LULAC Goes Looney Tunes

Should Speedy be brought back from cartoon exile?

By Al Carlos Hernandez
Published on LatinoLA: April 6, 2002

LULAC Goes Looney Tunes

In an act of unconscionable imbecility, LULAC --the League of United Latin American Citizens -- the US? oldest Hispanic American rights group, and Hispanic Online, a Florida-based haven for closet Latinos, have publicly advocated and petitioned for bringing back racist cartoon Speedy Gonzales to the Cartoon Network after a two year absence.

?To many people, he was a hero,? said Virginia Cueto of Hispanic Online, which launched a campaign to revive the Mexican mouse. ?He is seen by many Hispanics as a positive role model. This guy is a winner! He is always outsmarting his main nemesis Sylvester the cat ? or as Speedy?s non-Latino creator terms it, the GREEEEN-GO Pussygato."

Maybe to Hispanics he is a hero but to Latinos, he is an abomination.

Apparently, in Ms. Cueto?s attempt to be cute, she does not actualize that cats and mice cannot really talk and if they did they would not be stupid enough to continue to insult the potentially strongest minority group in the country. Since they cannot read either, the latest census probably passed over their heads, too.

Big up, however, to the Cartoon Network (CN) spokesperson Laurie Goldberg, who said that the network has no current plans to air Speedy. "We never ?pulled? the Speedy cartoons, we just haven?t aired a lot of them, " she said, citing not only the networks concern over inappropriate or offensive stereotypes, but an additional consideration -- a given programs ratings. The 40 Speedy cartoons in Cartoon Network's collection have traditionally garnered low ratings. They are a part of an 810-cartoon library, which runs in rotation.

In the real world -- not toon town -- they do not run Speedy cartoons because it has terrible ratings, but because the majority of people -- including cartoonists with half a brain -- know that the Speedy Gonzalez cartoons are blatantly offensive, so normal people stopped watching them.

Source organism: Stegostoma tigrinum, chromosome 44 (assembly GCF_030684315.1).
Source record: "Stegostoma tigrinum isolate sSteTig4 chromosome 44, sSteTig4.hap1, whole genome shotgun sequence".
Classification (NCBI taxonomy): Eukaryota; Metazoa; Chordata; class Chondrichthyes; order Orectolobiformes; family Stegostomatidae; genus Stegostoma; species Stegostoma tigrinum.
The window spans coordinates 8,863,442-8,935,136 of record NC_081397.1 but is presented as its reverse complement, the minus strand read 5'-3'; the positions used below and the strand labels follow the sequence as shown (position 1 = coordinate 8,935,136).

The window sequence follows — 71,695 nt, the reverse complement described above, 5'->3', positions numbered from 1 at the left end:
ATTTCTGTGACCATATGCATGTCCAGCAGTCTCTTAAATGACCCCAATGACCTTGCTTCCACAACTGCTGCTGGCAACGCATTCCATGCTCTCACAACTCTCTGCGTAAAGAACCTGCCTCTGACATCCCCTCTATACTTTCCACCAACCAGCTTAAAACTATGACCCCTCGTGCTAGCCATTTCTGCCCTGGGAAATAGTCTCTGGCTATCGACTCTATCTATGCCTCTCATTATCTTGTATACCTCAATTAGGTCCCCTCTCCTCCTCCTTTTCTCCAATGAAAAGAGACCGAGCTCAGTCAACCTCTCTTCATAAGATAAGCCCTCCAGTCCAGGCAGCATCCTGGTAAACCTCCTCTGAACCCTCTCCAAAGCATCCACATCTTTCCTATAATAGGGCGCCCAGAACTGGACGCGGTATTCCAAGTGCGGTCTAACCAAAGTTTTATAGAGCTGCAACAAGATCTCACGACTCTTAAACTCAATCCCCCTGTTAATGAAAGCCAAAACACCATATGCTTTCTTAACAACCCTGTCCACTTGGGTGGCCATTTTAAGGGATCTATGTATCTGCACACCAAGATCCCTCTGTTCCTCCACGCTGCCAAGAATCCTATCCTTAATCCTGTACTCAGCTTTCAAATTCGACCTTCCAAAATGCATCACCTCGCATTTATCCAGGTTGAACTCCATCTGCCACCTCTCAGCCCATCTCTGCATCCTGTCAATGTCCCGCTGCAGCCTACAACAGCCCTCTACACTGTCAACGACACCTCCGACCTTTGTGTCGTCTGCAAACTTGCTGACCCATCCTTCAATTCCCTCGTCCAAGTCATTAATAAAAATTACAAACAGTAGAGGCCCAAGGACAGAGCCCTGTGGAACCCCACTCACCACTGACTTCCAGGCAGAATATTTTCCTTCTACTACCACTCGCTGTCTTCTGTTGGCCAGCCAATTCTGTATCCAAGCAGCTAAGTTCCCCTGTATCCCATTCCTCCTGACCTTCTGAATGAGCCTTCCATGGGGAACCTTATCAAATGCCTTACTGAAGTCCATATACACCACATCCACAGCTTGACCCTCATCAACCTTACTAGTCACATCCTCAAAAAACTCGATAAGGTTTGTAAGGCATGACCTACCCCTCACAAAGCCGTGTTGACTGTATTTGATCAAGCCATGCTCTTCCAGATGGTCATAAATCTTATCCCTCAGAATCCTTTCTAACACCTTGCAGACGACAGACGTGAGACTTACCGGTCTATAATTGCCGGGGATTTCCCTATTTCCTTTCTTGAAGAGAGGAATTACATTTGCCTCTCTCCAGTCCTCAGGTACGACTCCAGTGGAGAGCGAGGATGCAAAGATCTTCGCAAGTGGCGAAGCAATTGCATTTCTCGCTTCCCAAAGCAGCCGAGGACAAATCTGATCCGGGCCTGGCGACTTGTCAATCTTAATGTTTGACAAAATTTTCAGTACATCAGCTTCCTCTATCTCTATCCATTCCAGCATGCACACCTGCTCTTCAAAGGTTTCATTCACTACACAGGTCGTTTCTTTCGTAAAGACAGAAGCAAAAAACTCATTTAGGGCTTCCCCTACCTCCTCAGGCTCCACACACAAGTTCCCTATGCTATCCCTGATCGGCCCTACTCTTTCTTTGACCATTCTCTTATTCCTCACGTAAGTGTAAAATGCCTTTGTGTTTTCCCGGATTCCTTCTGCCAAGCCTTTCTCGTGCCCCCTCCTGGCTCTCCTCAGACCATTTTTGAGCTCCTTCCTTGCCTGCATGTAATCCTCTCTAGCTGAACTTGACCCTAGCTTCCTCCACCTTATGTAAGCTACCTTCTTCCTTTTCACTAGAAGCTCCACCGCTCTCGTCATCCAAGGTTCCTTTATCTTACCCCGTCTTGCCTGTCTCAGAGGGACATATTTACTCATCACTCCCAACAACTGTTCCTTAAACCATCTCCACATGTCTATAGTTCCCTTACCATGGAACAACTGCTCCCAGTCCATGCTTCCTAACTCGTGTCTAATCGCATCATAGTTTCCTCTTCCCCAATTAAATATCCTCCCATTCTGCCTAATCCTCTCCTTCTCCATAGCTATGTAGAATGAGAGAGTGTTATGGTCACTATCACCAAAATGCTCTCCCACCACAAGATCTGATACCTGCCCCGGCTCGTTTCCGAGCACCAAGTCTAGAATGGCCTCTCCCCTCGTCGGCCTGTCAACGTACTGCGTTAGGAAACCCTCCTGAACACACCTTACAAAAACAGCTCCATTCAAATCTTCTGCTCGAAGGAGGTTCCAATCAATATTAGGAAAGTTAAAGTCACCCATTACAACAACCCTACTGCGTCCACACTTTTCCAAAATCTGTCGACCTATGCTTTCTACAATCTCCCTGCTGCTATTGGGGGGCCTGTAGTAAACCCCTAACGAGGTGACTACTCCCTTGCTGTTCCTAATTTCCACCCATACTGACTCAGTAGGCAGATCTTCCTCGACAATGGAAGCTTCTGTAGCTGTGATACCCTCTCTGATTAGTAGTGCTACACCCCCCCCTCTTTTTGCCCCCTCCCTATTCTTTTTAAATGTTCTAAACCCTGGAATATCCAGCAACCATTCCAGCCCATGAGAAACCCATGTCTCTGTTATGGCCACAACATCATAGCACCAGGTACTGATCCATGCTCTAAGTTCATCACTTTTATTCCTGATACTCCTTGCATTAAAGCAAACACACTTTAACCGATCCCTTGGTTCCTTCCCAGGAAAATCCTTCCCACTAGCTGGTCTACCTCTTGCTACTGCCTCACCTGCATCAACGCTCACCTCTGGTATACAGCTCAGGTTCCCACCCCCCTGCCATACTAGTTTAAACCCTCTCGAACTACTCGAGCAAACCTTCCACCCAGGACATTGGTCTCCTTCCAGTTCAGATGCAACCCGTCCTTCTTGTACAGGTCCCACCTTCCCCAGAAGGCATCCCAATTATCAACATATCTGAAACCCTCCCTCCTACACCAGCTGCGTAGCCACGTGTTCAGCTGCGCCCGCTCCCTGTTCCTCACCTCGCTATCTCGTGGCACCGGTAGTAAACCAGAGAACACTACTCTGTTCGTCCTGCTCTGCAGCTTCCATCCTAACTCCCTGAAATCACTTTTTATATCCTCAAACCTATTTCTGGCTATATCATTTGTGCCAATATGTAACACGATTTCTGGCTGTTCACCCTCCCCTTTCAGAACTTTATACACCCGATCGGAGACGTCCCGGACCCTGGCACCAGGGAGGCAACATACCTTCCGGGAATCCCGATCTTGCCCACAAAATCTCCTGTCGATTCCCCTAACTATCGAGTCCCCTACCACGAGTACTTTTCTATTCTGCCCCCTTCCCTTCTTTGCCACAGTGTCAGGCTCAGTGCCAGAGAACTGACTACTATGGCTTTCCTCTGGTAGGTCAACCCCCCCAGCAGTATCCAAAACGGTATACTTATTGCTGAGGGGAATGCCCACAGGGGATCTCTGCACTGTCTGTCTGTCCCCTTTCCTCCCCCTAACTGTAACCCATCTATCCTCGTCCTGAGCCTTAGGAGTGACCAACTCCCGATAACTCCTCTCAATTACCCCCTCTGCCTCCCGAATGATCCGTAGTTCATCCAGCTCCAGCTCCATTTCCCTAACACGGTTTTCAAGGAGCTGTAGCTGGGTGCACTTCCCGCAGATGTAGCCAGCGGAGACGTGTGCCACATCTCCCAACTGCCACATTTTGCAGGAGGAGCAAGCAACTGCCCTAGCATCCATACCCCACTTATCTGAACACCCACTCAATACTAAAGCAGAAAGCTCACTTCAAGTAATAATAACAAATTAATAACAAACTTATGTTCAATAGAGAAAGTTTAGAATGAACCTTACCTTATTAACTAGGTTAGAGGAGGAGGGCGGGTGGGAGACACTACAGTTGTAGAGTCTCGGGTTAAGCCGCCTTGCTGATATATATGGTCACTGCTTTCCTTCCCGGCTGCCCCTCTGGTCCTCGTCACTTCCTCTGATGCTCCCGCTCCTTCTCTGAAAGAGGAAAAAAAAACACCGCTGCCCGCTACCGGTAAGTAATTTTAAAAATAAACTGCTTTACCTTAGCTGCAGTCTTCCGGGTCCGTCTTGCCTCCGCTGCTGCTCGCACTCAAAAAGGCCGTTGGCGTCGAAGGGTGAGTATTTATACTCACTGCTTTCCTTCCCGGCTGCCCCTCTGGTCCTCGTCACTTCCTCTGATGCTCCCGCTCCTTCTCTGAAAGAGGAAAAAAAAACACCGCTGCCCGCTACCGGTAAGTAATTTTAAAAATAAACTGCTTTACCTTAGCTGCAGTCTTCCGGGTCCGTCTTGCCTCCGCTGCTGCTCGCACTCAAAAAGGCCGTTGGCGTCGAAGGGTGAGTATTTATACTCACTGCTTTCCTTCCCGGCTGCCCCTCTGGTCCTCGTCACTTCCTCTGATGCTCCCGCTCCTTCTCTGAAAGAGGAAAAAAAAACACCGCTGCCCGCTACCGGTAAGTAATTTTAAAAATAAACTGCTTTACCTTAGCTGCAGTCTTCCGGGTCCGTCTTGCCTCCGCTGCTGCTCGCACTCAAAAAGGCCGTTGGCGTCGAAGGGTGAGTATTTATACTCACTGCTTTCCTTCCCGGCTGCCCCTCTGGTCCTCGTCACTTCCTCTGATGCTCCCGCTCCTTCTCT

So in comes LULAC to the rescue.

??Viva Speedy!? LULAC director of policy and legislation Gabriela Lemus said. ?Give the mouse a chance. I have never heard of any Mexican-American complain about him. I grew up in Mexico, I watched it with my grandmother and we weren?t offended. How far do you push political correctness before you can?t say anything about anything anymore??

Profound political rhetoric indeed. In other words, to quote another cartoon icon, Quick Draw McGraw to his much maligned Latino sidekick, the accented donkey Baba Louie, ?I?ll do the thinin' around here, Baba-Louie, and don?t you forget it!?

I guess it's comments like that which makes LULAC the political powerhouse for strong national Latino policy and legislative leadership that it is. I am hoping that bringing back poorly-rated racist cartoons is not high on the list of its national agenda.

Maybe Ms. Lemus can host a "Dress Up Like Your Favorite Hispanic Stereotype Character Dinner Dance" at the next national convention in June. Executive members could come dressed as Speedy Gonzalez, Bucky & Pepito (similar lazy Mexican-exiled cartooners), The Frito Bandito, or the recently-furloughed Taco Bell Rat-Dog. Maybe Hispanic Online could even webcast it!

As an industry insider, I would like to inform advocates that cartoon animals are only inventions of artistic and oftentimes drunk people, in this case, non-Latinos from several decades ago who consider Latinos second class citizens.

Speedy was a mistake.

Any time a character is given an ethnic accent only for comedic value, this trivializes and diminishes that person and culture. This is done in an effort to make the dominant culture -- those inspired to laugh --feel superior. This type of subliminal institutional racism viscerally affects our children and degrades Latinos as people of honor and respect.

Although self-congratulatory publicity-seeking cartoon advocates such as Cueto and Lemus bemoan the fact that their favorite rodent has been sent to broadcast limbo, they ought to consider that most cartoon viewers are children and well-known musicians.

Los Angeles psychologist Robert Butterworth, (and no, his mom is not the Mrs. Butterworth, the maple syrup bottle lady) says, ?These stereotypes are ingrained when we?re young. and what do kids watch? Cartoons. I know that adults are saying 'Oh God, it?s just Speedy Gonzalez? but these are impressions that are put in very early and hard to pull out. I?m the last person to hold for political correctness, but kids absorb this thing on a preconscious level.?

Lemus of LULAC says, ?Speedy points out to his friends the good parts of being motivated and always beats the bad guy.?

Isn?t that what LULAC is supposed to do?

Speedy boosters or ?Speedy freaks? as I call them, shouldn?t expect to see their rodent hero back anytime soon, at least not in the United States. Speedy will appear in reruns of a full-length Warner Brothers movie ?Fantastic Island? later this month, however, where he will play ?Tattoo?, the vertically challenged side kick of Mr. Rourke.

But I?m not even going there.

About Al Carlos Hernandez:
Al Carlos Hernandez will probably never be published on Hispanic Online.

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